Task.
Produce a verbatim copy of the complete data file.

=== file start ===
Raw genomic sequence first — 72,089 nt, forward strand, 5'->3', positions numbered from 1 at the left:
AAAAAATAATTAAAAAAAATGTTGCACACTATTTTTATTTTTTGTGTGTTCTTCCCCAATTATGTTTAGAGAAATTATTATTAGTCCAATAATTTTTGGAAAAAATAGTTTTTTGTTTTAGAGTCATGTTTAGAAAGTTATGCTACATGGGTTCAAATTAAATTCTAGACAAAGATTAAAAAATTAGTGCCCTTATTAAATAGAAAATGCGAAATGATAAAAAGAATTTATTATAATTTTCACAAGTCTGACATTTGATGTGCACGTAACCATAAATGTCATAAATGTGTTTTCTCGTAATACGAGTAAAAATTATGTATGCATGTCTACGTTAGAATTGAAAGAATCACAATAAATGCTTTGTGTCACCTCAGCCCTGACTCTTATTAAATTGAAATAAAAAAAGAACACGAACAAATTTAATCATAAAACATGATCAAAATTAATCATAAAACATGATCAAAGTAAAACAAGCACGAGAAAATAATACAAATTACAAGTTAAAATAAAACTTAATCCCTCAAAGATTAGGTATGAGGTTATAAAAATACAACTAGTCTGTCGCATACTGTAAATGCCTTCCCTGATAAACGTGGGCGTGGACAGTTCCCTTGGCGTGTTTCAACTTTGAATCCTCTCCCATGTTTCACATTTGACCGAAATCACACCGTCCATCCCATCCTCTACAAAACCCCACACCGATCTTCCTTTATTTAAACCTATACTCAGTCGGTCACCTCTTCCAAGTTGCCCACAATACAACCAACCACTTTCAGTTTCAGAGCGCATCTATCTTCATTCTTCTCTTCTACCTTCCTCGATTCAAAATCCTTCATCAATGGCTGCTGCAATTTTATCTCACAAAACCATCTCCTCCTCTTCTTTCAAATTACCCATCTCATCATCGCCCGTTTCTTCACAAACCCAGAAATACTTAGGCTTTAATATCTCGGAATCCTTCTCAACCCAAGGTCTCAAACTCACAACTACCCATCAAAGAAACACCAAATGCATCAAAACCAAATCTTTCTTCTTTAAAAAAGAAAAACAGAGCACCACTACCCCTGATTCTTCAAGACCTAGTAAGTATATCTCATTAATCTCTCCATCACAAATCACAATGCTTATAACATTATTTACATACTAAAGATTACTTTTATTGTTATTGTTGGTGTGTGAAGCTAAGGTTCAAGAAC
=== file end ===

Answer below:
Raw genomic sequence first — 72,089 nt, forward strand, 5'->3', positions numbered from 1 at the left:
AAAAAATAATTAAAAAAAATGTTGCACACTATTTTTATTTTTTGTGTGTTCTTCCCCAATTATGTTTAGAGAAATTATTATTAGTCCAATAATTTTTGGAAAAAATAGTTTTTTGTTTTAGAGTCATGTTTAGAAAGTTATGCTACATGGGTTCAAATTAAATTCTAGACAAAGATTAAAAAATTAGTGCCCTTATTAAATAGAAAATGCGAAATGATAAAAAGAATTTATTATAATTTTCACAAGTCTGACATTTGATGTGCACGTAACCATAAATGTCATAAATGTGTTTTCTCGTAATACGAGTAAAAATTATGTATGCATGTCTACGTTAGAATTGAAAGAATCACAATAAATGCTTTGTGTCACCTCAGCCCTGACTCTTATTAAATTGAAATAAAAAAAGAACACGAACAAATTTAATCATAAAACATGATCAAAATTAATCATAAAACATGATCAAAGTAAAACAAGCACGAGAAAATAATACAAATTACAAGTTAAAATAAAACTTAATCCCTCAAAGATTAGGTATGAGGTTATAAAAATACAACTAGTCTGTCGCATACTGTAAATGCCTTCCCTGATAAACGTGGGCGTGGACAGTTCCCTTGGCGTGTTTCAACTTTGAATCCTCTCCCATGTTTCACATTTGACCGAAATCACACCGTCCATCCCATCCTCTACAAAACCCCACACCGATCTTCCTTTATTTAAACCTATACTCAGTCGGTCACCTCTTCCAAGTTGCCCACAATACAACCAACCACTTTCAGTTTCAGAGCGCATCTATCTTCATTCTTCTCTTCTACCTTCCTCGATTCAAAATCCTTCATCAATGGCTGCTGCAATTTTATCTCACAAAACCATCTCCTCCTCTTCTTTCAAATTACCCATCTCATCATCGCCCGTTTCTTCACAAACCCAGAAATACTTAGGCTTTAATATCTCGGAATCCTTCTCAACCCAAGGTCTCAAACTCACAACTACCCATCAAAGAAACACCAAATGCATCAAAACCAAATCTTTCTTCTTTAAAAAAGAAAAACAGAGCACCACTACCCCTGATTCTTCAAGACCTAGTAAGTATATCTCATTAATCTCTCCATCACAAATCACAATGCTTATAACATTATTTACATACTAAAGATTACTTTTATTGTTATTGTTGGTGTGTGAAGCTAAGGTTCAAGAAC